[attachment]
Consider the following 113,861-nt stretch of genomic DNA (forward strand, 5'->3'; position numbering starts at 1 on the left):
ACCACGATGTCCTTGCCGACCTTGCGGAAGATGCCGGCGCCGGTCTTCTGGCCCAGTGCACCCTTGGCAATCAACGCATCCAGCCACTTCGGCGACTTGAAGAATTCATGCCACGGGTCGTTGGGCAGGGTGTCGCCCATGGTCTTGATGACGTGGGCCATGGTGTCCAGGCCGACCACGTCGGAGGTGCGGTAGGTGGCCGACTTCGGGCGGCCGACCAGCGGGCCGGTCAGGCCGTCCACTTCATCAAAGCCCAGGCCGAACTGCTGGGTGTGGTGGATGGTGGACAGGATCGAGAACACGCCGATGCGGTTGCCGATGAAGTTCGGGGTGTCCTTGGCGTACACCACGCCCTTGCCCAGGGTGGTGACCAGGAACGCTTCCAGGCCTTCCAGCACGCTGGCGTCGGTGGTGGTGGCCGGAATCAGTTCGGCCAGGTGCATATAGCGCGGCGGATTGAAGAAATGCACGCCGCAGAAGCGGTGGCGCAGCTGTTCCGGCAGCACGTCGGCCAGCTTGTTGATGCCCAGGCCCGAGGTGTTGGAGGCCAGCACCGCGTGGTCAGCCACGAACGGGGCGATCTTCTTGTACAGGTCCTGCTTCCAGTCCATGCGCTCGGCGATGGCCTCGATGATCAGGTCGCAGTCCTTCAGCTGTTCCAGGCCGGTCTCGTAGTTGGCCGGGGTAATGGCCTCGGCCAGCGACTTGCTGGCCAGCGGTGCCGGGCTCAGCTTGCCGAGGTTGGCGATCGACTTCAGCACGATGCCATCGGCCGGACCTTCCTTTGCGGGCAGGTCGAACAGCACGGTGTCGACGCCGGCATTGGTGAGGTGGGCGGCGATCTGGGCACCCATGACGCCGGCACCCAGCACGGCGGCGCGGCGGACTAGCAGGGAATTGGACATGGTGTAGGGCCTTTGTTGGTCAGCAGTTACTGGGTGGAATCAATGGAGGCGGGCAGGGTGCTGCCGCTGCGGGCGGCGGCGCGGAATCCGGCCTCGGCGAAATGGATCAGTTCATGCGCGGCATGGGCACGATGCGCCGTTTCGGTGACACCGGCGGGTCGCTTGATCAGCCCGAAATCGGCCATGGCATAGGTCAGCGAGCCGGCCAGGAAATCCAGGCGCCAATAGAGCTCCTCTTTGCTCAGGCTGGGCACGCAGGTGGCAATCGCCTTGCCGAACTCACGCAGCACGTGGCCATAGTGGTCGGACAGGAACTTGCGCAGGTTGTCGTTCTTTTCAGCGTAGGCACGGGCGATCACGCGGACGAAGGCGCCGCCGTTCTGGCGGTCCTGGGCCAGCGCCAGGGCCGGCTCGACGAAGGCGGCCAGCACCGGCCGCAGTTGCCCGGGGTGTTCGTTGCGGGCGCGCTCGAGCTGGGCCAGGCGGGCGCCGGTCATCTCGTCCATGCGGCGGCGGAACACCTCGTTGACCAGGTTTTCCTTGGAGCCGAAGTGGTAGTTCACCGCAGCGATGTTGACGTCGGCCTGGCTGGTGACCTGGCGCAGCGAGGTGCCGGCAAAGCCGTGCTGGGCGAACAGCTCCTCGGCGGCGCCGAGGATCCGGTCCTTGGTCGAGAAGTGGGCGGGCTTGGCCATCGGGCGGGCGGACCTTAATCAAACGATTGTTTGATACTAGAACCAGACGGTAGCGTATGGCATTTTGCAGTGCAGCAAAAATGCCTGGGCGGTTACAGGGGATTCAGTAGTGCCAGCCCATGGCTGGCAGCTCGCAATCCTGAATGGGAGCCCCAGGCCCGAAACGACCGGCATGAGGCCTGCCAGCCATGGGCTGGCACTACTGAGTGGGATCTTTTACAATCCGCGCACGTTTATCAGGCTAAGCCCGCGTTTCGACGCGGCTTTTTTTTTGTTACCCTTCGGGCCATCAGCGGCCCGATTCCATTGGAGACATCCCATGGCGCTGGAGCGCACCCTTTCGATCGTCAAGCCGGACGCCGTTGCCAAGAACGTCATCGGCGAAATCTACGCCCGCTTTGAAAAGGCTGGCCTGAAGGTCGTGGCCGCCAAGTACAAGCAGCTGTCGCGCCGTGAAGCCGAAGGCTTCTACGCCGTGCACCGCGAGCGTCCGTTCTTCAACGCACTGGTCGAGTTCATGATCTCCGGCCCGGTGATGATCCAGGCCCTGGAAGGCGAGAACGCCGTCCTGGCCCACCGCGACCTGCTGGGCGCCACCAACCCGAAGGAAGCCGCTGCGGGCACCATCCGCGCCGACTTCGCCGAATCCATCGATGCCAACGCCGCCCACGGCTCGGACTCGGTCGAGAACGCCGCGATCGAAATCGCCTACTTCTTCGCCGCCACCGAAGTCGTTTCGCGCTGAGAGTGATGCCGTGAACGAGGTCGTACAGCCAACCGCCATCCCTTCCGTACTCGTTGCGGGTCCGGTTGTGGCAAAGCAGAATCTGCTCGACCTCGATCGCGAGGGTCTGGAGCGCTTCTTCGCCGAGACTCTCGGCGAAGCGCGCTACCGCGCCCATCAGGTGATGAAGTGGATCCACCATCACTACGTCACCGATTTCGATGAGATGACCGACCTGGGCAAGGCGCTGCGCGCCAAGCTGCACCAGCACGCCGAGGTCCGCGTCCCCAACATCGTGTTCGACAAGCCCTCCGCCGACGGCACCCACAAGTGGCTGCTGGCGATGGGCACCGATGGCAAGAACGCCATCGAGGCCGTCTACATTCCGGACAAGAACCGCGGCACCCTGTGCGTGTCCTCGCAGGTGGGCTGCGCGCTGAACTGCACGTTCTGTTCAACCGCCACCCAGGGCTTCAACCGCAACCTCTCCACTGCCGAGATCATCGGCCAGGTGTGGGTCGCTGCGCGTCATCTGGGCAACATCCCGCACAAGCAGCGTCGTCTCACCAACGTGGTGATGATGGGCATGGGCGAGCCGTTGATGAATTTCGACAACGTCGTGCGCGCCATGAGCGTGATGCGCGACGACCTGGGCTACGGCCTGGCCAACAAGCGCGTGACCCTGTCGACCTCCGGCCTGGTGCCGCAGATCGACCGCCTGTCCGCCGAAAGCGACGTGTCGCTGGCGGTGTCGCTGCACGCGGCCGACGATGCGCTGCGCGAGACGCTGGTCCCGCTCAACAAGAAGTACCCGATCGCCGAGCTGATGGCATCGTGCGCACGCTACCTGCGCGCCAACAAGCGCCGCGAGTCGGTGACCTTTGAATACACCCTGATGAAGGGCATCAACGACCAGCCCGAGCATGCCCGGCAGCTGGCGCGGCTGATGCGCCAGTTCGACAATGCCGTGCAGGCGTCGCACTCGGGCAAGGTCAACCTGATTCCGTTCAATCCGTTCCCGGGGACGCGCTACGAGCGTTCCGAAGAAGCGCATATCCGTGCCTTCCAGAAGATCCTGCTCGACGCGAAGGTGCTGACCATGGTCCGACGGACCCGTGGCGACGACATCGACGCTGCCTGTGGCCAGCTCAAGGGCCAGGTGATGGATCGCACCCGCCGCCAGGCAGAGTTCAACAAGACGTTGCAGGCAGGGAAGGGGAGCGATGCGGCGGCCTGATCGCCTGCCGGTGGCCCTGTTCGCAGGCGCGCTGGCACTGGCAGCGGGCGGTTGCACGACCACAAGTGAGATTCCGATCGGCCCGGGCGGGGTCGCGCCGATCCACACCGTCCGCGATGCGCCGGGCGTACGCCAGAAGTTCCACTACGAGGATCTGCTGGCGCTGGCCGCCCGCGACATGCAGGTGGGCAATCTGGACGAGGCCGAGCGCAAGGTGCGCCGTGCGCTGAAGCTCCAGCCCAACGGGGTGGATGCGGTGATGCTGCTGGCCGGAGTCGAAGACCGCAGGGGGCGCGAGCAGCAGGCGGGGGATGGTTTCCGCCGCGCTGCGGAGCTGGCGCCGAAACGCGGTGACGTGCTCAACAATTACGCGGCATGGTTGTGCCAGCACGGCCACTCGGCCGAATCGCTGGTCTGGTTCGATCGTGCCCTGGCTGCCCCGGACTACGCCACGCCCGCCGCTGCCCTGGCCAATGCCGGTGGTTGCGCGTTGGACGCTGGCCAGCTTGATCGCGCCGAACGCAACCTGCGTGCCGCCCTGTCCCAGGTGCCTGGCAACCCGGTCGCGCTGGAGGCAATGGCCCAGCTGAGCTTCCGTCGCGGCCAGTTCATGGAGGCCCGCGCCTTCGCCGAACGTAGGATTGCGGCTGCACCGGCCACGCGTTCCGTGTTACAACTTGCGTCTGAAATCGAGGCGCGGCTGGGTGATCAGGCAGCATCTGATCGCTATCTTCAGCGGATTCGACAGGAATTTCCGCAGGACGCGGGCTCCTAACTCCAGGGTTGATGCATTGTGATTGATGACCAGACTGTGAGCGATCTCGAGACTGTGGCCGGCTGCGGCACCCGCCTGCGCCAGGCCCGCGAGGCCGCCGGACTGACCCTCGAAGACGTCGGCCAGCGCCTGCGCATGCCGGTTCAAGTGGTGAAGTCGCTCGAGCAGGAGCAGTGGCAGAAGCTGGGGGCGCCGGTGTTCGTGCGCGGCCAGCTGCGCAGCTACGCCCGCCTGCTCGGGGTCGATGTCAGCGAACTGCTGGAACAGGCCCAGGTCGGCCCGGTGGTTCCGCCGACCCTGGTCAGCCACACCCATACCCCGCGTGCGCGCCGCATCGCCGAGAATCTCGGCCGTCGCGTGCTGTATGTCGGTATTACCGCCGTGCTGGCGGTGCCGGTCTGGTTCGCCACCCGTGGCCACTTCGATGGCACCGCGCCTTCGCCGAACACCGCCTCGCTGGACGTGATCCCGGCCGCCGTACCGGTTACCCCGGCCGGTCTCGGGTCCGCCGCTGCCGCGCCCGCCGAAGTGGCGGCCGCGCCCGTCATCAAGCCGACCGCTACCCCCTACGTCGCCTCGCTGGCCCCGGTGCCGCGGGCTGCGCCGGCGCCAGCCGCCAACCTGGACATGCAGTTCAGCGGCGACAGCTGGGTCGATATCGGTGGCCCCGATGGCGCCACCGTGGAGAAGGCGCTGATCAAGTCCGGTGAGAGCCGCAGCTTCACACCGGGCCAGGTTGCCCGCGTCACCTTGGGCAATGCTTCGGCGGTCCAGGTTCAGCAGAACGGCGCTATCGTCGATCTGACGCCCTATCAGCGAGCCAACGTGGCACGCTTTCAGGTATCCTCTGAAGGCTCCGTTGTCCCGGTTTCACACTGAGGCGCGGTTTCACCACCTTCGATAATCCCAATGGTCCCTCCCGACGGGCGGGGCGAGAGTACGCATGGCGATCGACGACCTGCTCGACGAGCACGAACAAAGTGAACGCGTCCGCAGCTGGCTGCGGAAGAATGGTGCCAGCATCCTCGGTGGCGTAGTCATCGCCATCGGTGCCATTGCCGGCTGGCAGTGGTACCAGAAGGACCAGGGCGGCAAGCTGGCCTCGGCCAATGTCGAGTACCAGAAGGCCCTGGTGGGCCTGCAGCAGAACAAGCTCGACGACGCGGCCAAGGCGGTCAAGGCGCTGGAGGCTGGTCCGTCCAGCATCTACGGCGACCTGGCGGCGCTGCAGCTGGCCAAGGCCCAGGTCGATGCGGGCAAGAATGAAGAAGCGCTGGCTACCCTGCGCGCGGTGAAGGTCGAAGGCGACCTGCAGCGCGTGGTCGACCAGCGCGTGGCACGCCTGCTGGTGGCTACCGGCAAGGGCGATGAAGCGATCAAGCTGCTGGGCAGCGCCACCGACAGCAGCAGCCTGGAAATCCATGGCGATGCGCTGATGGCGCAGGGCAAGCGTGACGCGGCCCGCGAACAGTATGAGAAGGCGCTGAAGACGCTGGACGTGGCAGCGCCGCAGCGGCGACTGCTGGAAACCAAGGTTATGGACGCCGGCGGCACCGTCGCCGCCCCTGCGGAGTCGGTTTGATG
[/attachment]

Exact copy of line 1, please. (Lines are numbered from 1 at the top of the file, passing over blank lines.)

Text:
Consider the following 113,861-nt stretch of genomic DNA (forward strand, 5'->3'; position numbering starts at 1 on the left):